Vitamin D, blood levels

Vitamin D, blood levels

Share This Content
Vitamin D tests used in this video

Your personalised vitamins

Single test, £39.99

Year plan, 2 tests and vitamin D supplies to titrate, £75

BetterYou test


Vitamin D into the body

D3 (cholecalciferol), sun, animals or supplement

D2 (ergocalciferol), plants, supplements


In the skin

Vitamin D, cholecalciferol, synthesised in the skin

In the liver

Converted to its major circulating form, 25-hydroxyvitamin D (25(OH)D)


In the kidneys

Converted into 1,25-dihydroxyvitamin D3, or calcitriol, the principal active hormonal form of vitamin D

Vitamin D in the blood

25 hydroxy vitamin D

25-hydroxyvitamin D (25OHD)


Circulating concentration of 25OHD is the accepted biomarker for vitamin D status

Many experts recommend a level between 20 and 40 ng/mL (50 to 100 nmol/L)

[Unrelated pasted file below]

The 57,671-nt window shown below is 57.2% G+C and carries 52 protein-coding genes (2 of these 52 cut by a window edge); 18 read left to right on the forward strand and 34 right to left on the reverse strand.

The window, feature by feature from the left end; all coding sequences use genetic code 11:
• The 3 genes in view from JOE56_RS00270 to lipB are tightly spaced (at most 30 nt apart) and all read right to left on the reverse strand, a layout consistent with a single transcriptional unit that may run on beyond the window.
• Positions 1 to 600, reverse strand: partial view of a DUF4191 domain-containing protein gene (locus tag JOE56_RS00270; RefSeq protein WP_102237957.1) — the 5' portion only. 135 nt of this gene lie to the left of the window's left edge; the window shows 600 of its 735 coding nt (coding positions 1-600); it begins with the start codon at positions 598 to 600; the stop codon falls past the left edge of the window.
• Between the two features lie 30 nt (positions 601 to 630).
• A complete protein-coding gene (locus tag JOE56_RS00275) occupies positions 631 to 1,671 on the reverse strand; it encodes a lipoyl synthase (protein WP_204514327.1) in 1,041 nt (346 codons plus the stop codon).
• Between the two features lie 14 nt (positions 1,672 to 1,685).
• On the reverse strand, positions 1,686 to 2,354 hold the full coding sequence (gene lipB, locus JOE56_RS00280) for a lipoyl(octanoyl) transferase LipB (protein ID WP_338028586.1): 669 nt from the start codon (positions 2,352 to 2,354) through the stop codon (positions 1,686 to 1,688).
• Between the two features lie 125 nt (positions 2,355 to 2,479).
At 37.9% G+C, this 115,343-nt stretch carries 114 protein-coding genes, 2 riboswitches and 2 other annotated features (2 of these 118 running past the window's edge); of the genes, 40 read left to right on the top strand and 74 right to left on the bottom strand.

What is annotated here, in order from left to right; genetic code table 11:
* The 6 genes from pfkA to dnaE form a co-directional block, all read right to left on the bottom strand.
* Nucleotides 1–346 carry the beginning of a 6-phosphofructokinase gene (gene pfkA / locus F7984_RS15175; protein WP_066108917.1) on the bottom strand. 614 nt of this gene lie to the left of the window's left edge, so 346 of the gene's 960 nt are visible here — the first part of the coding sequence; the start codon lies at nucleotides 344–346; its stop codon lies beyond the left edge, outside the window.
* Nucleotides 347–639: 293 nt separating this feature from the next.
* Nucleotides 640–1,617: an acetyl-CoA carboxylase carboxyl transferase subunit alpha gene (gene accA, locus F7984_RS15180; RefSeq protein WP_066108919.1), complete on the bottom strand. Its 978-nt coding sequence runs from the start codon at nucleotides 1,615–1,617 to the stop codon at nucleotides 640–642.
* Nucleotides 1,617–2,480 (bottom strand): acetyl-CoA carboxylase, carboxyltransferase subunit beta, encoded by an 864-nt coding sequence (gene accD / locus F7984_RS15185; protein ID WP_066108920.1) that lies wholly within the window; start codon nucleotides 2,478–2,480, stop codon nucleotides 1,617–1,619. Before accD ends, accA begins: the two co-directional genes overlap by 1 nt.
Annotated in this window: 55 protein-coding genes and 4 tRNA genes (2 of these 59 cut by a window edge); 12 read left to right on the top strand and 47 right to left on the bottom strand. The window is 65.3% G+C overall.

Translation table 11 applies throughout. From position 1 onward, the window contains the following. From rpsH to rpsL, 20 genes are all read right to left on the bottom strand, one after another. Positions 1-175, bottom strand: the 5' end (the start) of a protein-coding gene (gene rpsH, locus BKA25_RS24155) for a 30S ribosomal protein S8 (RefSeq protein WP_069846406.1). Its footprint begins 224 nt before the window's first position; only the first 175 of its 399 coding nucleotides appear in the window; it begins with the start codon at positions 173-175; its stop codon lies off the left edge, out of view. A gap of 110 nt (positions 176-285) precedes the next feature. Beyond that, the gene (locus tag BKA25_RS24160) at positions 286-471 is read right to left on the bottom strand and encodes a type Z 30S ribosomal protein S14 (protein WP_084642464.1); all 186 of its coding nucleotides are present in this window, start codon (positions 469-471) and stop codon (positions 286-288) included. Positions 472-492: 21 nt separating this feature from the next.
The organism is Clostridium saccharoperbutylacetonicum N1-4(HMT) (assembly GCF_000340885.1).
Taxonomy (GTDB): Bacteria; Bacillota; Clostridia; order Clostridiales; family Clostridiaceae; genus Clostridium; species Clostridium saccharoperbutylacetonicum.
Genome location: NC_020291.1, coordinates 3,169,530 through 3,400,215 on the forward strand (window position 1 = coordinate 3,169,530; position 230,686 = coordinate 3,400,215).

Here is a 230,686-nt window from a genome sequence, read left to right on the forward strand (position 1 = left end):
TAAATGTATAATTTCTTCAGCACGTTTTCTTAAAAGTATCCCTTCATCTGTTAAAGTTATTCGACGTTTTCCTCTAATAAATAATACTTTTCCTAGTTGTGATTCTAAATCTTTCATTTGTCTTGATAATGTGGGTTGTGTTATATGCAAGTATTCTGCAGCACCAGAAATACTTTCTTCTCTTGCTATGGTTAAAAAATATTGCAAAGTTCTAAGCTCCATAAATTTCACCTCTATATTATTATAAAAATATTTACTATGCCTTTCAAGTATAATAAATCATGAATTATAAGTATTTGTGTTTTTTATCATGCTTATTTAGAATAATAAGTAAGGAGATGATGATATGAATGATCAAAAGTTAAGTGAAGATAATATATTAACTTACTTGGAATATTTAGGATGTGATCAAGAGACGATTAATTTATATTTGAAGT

Others recommend a level between 30 and 50 ng/mL (75 to 125 nmol/L)

Some say higher

Serum concentrations, units

Nanograms per milliliter (ng/mL)

(1000 ng = 1 microgram)

Nanomoles per liter (nmol/L)

1 ng/mL is equal to 2.5 nmol/L



International units

400 IU = 10 mcg

1,000 IU = 25 mcg

2,000 IU = 50 mcg

4,000 IU = 100 mcg

How much to take in Winter?

Do not take more than 100 micrograms (4,000 IU) of vitamin D a day (11 years to adults)

Children aged 1 to 10 years should not have more than 50 micrograms (2,000 IU) a day.

Infants under 12 months should not have more than 25 micrograms (1,000 IU) a day.

Prostate cancer

Colon cancer

Breast cancer

Multiple sclerosis

Heart disease




Chronic pain and sleep


Cytokine storm